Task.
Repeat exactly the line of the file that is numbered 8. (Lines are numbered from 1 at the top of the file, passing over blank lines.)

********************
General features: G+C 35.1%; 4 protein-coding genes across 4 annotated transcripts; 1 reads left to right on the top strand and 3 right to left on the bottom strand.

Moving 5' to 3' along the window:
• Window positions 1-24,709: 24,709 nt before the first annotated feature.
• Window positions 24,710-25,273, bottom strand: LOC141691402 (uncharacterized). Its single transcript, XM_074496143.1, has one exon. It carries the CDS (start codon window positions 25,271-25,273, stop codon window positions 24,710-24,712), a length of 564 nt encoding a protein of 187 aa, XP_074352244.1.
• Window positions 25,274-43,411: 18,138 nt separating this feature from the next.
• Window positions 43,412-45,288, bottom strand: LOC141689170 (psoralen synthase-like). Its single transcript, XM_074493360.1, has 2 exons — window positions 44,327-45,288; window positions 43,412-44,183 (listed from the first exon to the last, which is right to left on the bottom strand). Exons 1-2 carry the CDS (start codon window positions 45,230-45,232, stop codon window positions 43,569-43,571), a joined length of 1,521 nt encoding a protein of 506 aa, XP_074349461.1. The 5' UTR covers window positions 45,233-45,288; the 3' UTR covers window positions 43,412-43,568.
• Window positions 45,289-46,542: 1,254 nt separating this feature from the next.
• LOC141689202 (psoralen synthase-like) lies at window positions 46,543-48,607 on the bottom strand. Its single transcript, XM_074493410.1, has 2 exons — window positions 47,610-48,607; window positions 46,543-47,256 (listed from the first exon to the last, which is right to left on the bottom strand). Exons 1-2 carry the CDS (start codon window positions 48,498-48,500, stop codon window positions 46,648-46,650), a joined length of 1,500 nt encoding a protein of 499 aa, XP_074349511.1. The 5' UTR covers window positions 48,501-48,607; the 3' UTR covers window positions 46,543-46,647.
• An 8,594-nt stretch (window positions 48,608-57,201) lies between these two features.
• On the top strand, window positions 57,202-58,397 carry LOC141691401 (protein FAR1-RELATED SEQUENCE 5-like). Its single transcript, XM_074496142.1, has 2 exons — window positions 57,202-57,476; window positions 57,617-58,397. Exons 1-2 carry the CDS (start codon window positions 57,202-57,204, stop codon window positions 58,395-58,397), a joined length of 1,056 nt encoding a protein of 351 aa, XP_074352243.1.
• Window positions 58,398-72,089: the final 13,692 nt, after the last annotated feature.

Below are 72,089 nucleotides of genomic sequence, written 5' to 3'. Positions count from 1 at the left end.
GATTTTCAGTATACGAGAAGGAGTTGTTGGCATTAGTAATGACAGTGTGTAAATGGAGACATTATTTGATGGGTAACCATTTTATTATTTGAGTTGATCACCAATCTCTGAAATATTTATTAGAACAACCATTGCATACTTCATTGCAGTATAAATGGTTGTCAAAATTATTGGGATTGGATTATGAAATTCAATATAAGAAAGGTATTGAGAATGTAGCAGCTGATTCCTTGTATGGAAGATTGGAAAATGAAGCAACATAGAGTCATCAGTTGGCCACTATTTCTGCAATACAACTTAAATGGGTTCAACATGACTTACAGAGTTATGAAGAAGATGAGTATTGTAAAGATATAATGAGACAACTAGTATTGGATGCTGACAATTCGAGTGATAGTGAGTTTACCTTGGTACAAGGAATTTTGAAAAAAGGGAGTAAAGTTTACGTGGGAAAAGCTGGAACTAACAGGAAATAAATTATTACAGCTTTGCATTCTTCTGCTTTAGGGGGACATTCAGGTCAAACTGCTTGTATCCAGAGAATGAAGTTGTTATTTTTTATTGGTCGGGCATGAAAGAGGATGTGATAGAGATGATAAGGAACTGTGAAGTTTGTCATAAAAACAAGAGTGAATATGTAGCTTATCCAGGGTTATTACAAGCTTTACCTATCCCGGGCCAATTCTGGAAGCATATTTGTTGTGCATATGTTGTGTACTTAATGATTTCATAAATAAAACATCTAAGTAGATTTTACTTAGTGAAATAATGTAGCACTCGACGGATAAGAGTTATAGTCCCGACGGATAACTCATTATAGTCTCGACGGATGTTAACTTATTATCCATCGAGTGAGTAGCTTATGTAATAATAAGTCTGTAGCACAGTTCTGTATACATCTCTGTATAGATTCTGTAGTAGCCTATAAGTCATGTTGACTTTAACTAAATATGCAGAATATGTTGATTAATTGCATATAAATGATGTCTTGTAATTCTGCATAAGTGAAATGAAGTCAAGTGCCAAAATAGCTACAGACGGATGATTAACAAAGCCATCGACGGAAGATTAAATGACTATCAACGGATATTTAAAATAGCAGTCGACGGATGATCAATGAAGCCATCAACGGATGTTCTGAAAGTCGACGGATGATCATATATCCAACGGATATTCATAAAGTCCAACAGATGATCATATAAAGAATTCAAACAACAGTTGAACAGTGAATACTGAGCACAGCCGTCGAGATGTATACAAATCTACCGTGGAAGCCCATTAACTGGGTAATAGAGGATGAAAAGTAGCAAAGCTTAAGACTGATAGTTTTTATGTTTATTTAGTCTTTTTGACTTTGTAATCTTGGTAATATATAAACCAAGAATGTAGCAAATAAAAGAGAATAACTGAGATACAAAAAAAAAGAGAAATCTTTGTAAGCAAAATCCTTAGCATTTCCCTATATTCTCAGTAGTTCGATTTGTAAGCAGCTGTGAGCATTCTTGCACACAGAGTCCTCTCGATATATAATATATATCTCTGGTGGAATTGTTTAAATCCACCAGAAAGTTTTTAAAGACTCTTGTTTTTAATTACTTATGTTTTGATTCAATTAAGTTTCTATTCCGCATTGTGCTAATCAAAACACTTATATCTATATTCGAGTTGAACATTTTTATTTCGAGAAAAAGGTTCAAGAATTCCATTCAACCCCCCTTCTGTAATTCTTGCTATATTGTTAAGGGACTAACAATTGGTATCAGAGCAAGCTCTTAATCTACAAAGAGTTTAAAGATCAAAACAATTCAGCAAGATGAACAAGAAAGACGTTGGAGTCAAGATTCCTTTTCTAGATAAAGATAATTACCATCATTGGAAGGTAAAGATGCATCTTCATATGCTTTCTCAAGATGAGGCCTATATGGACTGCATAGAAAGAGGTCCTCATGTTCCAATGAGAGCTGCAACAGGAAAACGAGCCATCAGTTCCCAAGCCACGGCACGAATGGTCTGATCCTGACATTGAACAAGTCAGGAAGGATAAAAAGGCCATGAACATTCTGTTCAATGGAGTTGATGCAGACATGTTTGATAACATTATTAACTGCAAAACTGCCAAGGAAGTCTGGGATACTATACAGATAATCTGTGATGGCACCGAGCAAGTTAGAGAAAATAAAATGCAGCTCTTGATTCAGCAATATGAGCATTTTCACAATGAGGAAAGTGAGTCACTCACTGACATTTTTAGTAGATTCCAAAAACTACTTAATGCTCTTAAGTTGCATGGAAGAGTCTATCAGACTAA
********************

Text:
• LOC141689202 (psoralen synthase-like) lies at window positions 46,543-48,607 on the bottom strand. Its single transcript, XM_074493410.1, has 2 exons — window positions 47,610-48,607; window positions 46,543-47,256 (listed from the first exon to the last, which is right to left on the bottom strand). Exons 1-2 carry the CDS (start codon window positions 48,498-48,500, stop codon window positions 46,648-46,650), a joined length of 1,500 nt encoding a protein of 499 aa, XP_074349511.1. The 5' UTR covers window positions 48,501-48,607; the 3' UTR covers window positions 46,543-46,647.